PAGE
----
the amount of reinvested coupons?

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## Basics of Interest-Rate Risk

Hedging with Duration

Answer

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## Basics of Interest-Rate Risk

Hedging with Duration

## Relationships between the Dierent Duration Measures

Note that there is a set of simple relationships between the three dierent
durations:
MD =

D
,
1+y

\$Dur = MD P =

D
P.
1+y

When the coupon frequency and the compounding frequency of a bond are
assumed to be semiannual, the two relationships are aected in the following
manner:
MD =

D
1+

y
2

\$Dur = MD P =

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D
1+

y
2

P.

## Basics of Interest-Rate Risk

Hedging with Duration

## Properties of the Dierent Duration Measures

The main properties of Macaulay duration, modied duration and \$duration
measures are as follows:
The Macaulay duration of a zero-coupon bond equals its time to maturity.
Holding the maturity and the YTM of a bond constant, the bonds
Macaulay duration (or modied duration or \$duration) is higher when the
coupon rate is lower.
Holding the coupon rate and the YTM of a bond constant, its Macaulay
duration (or modied duration) increases with its time to maturity as
\$duration decreases.
Holding other factors constant, the Macaulay duration (or modied
duration) of a coupon bond is higher as \$duration is lower when the
bonds YTM is lower.

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## Basics of Interest-Rate Risk

Hedging with Duration

(Continue)

## The Macaulay duration of a perpetual bond that delivers an annual

coupon over an unlimited horizon and with a YTM equal to y is (1 + y )/y .
Macaulay duration is a linear operator. In other words, the Macaulay
duration of a portfolio P invested in n bonds denominated in the same
currency with weights wi is the weighted average of each bonds Macaulay
duration Di :
n

DP =
wi Di .
i =1

Note that this linearity property (also holds for modied duration), is only
true in the context of a at curve. When the YTM curve is no longer at,
this property becomes false and may only be used as an approximation of
the true Macaulay duration (or modied duration).

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## Basics of Interest-Rate Risk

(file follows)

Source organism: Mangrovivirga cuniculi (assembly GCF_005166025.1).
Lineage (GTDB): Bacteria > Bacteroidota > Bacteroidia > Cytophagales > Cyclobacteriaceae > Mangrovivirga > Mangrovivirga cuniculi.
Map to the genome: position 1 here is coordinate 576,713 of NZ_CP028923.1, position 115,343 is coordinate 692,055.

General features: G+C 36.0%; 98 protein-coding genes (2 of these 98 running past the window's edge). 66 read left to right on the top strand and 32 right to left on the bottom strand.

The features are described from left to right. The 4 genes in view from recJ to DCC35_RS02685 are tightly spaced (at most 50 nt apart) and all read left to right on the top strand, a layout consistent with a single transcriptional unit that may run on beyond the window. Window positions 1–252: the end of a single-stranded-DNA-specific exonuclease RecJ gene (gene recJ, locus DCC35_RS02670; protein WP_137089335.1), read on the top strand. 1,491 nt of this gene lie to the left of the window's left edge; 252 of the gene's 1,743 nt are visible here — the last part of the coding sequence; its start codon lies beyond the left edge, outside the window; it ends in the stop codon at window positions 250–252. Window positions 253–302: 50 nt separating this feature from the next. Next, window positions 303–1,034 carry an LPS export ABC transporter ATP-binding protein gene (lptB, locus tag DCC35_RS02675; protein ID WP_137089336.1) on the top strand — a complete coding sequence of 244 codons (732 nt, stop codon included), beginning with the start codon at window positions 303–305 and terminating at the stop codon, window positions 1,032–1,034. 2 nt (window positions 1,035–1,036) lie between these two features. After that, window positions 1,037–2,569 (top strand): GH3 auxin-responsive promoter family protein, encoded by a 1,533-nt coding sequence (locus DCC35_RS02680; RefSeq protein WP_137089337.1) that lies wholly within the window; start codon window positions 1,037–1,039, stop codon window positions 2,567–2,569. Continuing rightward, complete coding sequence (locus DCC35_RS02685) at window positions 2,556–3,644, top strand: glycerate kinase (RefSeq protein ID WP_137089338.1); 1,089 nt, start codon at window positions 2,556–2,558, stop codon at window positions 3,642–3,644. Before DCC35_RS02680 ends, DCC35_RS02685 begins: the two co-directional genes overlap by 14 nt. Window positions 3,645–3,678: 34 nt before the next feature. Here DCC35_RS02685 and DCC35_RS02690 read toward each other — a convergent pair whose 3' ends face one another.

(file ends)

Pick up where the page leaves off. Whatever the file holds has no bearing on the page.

Hedging with Duration

Hedging in Practice
Suppose we want to hedge a bond portfolio with YTM y and price P(y ) (in \$
value).
The idea is to consider one hedging asset with YTM y1 (a priori dierent from
y ), whose price is denoted by H(y1 ), and to build a global portfolio with value
P invested in the initial portfolio and some quantity of the hedging
instrument, i.e.,
P = P(y ) + H(y1 ).
The goal is to make the global portfolio insensitive to small interest-rate
variations. Assuming that the YTM curve is only aected by parallel shifts so
that dy = dy1 , we require


dP = dP(y ) + dH(y1 ) P  (y ) + H  (y1 ) dy = 0.

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## Basics of Interest-Rate Risk

Hedging with Duration

Hedging in Practice
(Continue)

Hence,
=





P(y ) MD P(y )
\$Dur P(y )
P  (y )



.
=

H  (y1 )
\$Dur H(y1 )
H(y1 ) MD H(y1 )

The optimal amount invested in the hedging asset is simply equal to the
opposite of the ratio of the \$duration of the bond portfolio to be hedged
by the \$duration of the hedging instrument. The hedge requires taking an
opposite position in the hedging instrument. The idea is that any loss
(gain) with the bond has to be oset by a gain (loss) with the hedging
instrument..
In practice, it is preferable to use futures contracts or swaps instead of
bonds to hedge a bond portfolio because of signicantly lower costs and
higher liquidity.

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## Basics of Interest-Rate Risk

Hedging with Duration

Hedging Ratio
When standard swaps are used as hedging instruments, the hedge ratio (HR)
S is
\$DurP
,
S =
\$DurB
where \$DurP and \$DurB are, respectively, the \$duration of the portfolio to be
hedged and that of the xed-coupon bond contained in the swap.
When futures are used as hedging instruments, the HR f is
f =

\$DurP
CF ,
\$DurCTD

## where \$DurCTD is the \$duration of the cheapest-to-deliver bond, and CF the

conversion factor.

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## Basics of Interest-Rate Risk

Hedging with Duration

## Basis Point Value

Another measure commonly used by market participants to hedge their bond
positions is the BPV measure. In this case, the HR is
HR =

## Change in bond yield

BPVB
,

BPVH
Change in yield of the hedging instrument

where BPVB and BPVH are, respectively, the basis point value of the bond to
be hedged and that of the hedging instrument. The second ratio in the
equation is sometimes called the yield ratio.